A MIDSUMMER NIGHT'S DREAM
A MIDSUMMER NIGHT'S DREAM
Children's Theatre at Second City
Picture Michael Maggio's A Midsummer Night's Dream as a miniature golf course. Not just any miniature golf course: a really cool miniature golf course, like the one in the mall on North Clybourn, where each hole's designed by an artist and you find yourself putting around skeleton bones or across rooftops. A bright, hip, postmodern parody of a miniature golf course that kids the game even as it invites you to play it.
It occurred to me to say "subverts the game even as it invites you to play it." But that's awfully strong. Maggio's too sweet-natured to actually undermine Shakespeare's beloved romance about four Athenian adolescents who chase around in the woods, tripping over fairy magic before each falls into the right lover's arms. That place on Clybourn may satirize miniature golf to some extent, but it also lets you enjoy the game itself. And so does Maggio.
Not that he's completely harmless. In the first scene of the play, Theseus, the duke of Athens, speaks tenderly to his fiancee, Hippolyta, telling her how awfully glad he'll be when four days have passed and they can be wed. Hippolyta assures him the days will fly by. I've never seen this exchange offered as anything other than an expression of shared bliss. Maggio, however, places it in a sleek executive office and plays it like a corporate merger. Theseus' people whisper like diplomats; Hippolyta's file in wearing power suits. The emphasis is clearly not on the duke's endearments, but on the realpolitik implied in his comment to Hippolyta that "I wooed thee with my sword, / And won thy love doing thee injuries."
However felicitously it's described, in other words, the marriage is a matter of policy. A hostile takeover. When, just a few minutes further into the scene, Hippolyta expresses her silent solidarity with Hermia--one of the aforementioned Athenian adolescents, under compulsion to wed the man her father's picked for her--we might suppose we're in for a full-blown feminist critique of Shakespeare's story.
But no--it's only the first tee on the course. Maggio drops this dark analysis as soon as Hermia and her cohorts make their break for the woods--a Day-Glo-bright, heavily graffitied, playfully semiotic urban jungle called Magic City, where trees are denoted by plywood triangles labeled "tree," where a bank of elevators brings characters on- and offstage, and where Titania, the fairy queen, sleeps in a pup tent festooned with strings of Christmas lights.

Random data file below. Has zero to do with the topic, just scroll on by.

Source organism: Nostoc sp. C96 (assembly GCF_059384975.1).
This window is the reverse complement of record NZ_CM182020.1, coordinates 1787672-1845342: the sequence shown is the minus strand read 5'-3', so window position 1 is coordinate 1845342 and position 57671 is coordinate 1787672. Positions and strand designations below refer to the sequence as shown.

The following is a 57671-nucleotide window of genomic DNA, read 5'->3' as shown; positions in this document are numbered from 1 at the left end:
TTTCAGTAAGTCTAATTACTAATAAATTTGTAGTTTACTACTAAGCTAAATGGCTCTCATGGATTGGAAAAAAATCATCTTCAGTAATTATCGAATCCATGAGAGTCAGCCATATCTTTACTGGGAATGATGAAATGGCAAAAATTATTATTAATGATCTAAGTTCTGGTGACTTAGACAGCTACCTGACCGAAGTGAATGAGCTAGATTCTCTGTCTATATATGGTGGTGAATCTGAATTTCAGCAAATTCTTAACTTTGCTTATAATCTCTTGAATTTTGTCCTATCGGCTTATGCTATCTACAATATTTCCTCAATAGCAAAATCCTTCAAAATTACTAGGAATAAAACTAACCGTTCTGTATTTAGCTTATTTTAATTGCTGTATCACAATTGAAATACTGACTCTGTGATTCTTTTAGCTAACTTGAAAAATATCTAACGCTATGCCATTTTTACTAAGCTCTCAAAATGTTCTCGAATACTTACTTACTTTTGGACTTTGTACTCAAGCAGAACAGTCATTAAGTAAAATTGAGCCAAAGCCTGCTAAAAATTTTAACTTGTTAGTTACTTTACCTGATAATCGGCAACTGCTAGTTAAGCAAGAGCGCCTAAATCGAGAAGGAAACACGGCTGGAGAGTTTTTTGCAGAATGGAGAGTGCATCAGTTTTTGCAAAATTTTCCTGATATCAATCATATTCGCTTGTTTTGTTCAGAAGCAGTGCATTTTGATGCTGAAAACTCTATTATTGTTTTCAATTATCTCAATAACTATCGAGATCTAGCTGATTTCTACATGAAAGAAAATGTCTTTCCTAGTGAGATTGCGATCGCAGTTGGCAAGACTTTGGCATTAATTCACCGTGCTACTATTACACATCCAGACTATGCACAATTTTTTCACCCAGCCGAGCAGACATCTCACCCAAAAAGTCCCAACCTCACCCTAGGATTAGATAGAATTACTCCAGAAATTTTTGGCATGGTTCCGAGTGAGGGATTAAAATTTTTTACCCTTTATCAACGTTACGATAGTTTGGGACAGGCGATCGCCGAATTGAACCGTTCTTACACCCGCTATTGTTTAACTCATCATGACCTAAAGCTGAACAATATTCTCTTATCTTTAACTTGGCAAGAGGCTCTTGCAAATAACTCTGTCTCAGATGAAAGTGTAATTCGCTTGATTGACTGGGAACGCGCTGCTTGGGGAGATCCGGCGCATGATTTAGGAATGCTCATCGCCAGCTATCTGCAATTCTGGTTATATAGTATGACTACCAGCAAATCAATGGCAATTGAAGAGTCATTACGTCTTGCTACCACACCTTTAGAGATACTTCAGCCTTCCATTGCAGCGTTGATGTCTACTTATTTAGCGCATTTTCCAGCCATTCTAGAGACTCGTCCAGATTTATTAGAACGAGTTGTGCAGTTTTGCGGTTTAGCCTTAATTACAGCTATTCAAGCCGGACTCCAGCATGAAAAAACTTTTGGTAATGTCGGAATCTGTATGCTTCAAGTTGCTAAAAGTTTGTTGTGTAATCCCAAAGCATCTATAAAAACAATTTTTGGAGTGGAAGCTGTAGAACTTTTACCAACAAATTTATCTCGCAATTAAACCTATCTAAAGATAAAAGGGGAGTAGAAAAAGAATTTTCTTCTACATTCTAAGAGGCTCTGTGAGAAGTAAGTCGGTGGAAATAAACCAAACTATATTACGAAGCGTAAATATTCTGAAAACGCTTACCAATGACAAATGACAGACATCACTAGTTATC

Magic City is pure miniature golf, full of fantastic and arbitrary conceits. The arbitrariness is something of a drag initially: especially after the clear focus of that first, feminist scene, it feels debilitating to be inundated with images bearing no apparent relationship either with what seemed to be the theme or with each other. I was put off for a while by the show's strident whimsy.
My mood changed considerably, though, once I began to relax into Maggio's vision. I still don't know why he thought he should reimagine the Athenian forest in terms of urban street culture, or how he arrived at the notion of having Titania create a nightclub in which to bring off a seduction--or, for that matter, what gave him the nerve to carry a textual pun to the point of putting several flowery sofas onstage. But somewhere along the line I realized I didn't need to know. This isn't a production that's going to make a whole lot of thematic sense. It seems to have been conceived more as a kind of aesthetic picaresque: a string of conceptual and visual adventures. Like a miniature golf course. You just play through.
Still, even a picaresque needs a unifying sensibility. If Maggio's the hidden genius of this Dream, his strong and intelligent cast is more obviously present to guide us through Magic City. Ellen Jane Smith makes a dangerous Hermia: half Valley Girl, half ninja. Joan Cusack manages to elicit character as well as laughs from the slightly spazzy eccentricities she gives Hermia's pal, Helena. Steve Pickering reminds me of the comic strip character Calvin in his Spaceman Spiff persona, as Robin Goodfellow--the famous Puck. Barbara E. Robertson's seductive and canny as both Hippolyta and Titania. The marvelous confluence of scenic, costume, and lighting design is by John Conklin, Susan Hilferty, and Pat Collins.
The Maggio Dream may be miniature golf, but the Josephine Raciti Forsberg Dream is pure cartoon. Presented by the Children's Theatre at the Second City, this much-edited and revised and fooled-with version plays like Saturday morning Shakespeare, complete with obligatory rap interludes. It's as if Peter Quince, Bottom, and the other performing tradesmen from the original play somehow got hold of the script and mounted their own production of it. The rendition's so clunky, the ensemble so unlikely, that it's finally rather charming. John Keith Miller, by the way, makes an unusually poised Wall.